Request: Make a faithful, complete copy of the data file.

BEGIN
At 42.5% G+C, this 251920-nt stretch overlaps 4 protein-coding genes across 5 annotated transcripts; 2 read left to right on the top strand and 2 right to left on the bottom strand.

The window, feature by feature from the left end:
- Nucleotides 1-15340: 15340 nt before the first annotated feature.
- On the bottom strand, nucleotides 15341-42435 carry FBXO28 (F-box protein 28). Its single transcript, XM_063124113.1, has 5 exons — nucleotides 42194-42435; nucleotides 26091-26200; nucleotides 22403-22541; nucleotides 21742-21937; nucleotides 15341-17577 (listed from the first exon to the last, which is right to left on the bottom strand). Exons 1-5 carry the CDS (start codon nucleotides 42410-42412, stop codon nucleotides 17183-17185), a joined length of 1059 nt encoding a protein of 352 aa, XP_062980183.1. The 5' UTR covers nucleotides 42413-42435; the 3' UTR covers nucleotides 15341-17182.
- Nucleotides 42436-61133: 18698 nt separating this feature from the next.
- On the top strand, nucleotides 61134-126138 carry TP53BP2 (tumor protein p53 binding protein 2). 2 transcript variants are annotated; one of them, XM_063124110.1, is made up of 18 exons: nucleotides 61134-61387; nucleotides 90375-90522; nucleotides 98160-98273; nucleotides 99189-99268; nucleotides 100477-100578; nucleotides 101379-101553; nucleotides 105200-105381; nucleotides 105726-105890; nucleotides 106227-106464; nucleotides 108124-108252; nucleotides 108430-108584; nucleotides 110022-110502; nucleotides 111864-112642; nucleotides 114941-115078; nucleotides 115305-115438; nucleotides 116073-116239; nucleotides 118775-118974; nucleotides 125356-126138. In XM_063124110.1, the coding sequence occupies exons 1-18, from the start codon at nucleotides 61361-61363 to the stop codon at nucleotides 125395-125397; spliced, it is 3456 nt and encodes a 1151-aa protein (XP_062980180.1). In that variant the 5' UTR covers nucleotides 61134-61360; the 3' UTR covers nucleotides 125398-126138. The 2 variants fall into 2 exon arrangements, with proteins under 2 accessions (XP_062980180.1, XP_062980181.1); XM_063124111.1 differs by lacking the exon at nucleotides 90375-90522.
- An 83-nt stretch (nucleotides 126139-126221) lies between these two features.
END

At 42.5% G+C, this 251920-nt stretch overlaps 4 protein-coding genes across 5 annotated transcripts; 2 read left to right on the top strand and 2 right to left on the bottom strand.

The window, feature by feature from the left end:
- Nucleotides 1-15340: 15340 nt before the first annotated feature.
- On the bottom strand, nucleotides 15341-42435 carry FBXO28 (F-box protein 28). Its single transcript, XM_063124113.1, has 5 exons — nucleotides 42194-42435; nucleotides 26091-26200; nucleotides 22403-22541; nucleotides 21742-21937; nucleotides 15341-17577 (listed from the first exon to the last, which is right to left on the bottom strand). Exons 1-5 carry the CDS (start codon nucleotides 42410-42412, stop codon nucleotides 17183-17185), a joined length of 1059 nt encoding a protein of 352 aa, XP_062980183.1. The 5' UTR covers nucleotides 42413-42435; the 3' UTR covers nucleotides 15341-17182.
- Nucleotides 42436-61133: 18698 nt separating this feature from the next.
- On the top strand, nucleotides 61134-126138 carry TP53BP2 (tumor protein p53 binding protein 2). 2 transcript variants are annotated; one of them, XM_063124110.1, is made up of 18 exons: nucleotides 61134-61387; nucleotides 90375-90522; nucleotides 98160-98273; nucleotides 99189-99268; nucleotides 100477-100578; nucleotides 101379-101553; nucleotides 105200-105381; nucleotides 105726-105890; nucleotides 106227-106464; nucleotides 108124-108252; nucleotides 108430-108584; nucleotides 110022-110502; nucleotides 111864-112642; nucleotides 114941-115078; nucleotides 115305-115438; nucleotides 116073-116239; nucleotides 118775-118974; nucleotides 125356-126138. In XM_063124110.1, the coding sequence occupies exons 1-18, from the start codon at nucleotides 61361-61363 to the stop codon at nucleotides 125395-125397; spliced, it is 3456 nt and encodes a 1151-aa protein (XP_062980180.1). In that variant the 5' UTR covers nucleotides 61134-61360; the 3' UTR covers nucleotides 125398-126138. The 2 variants fall into 2 exon arrangements, with proteins under 2 accessions (XP_062980180.1, XP_062980181.1); XM_063124111.1 differs by lacking the exon at nucleotides 90375-90522.
- An 83-nt stretch (nucleotides 126139-126221) lies between these two features.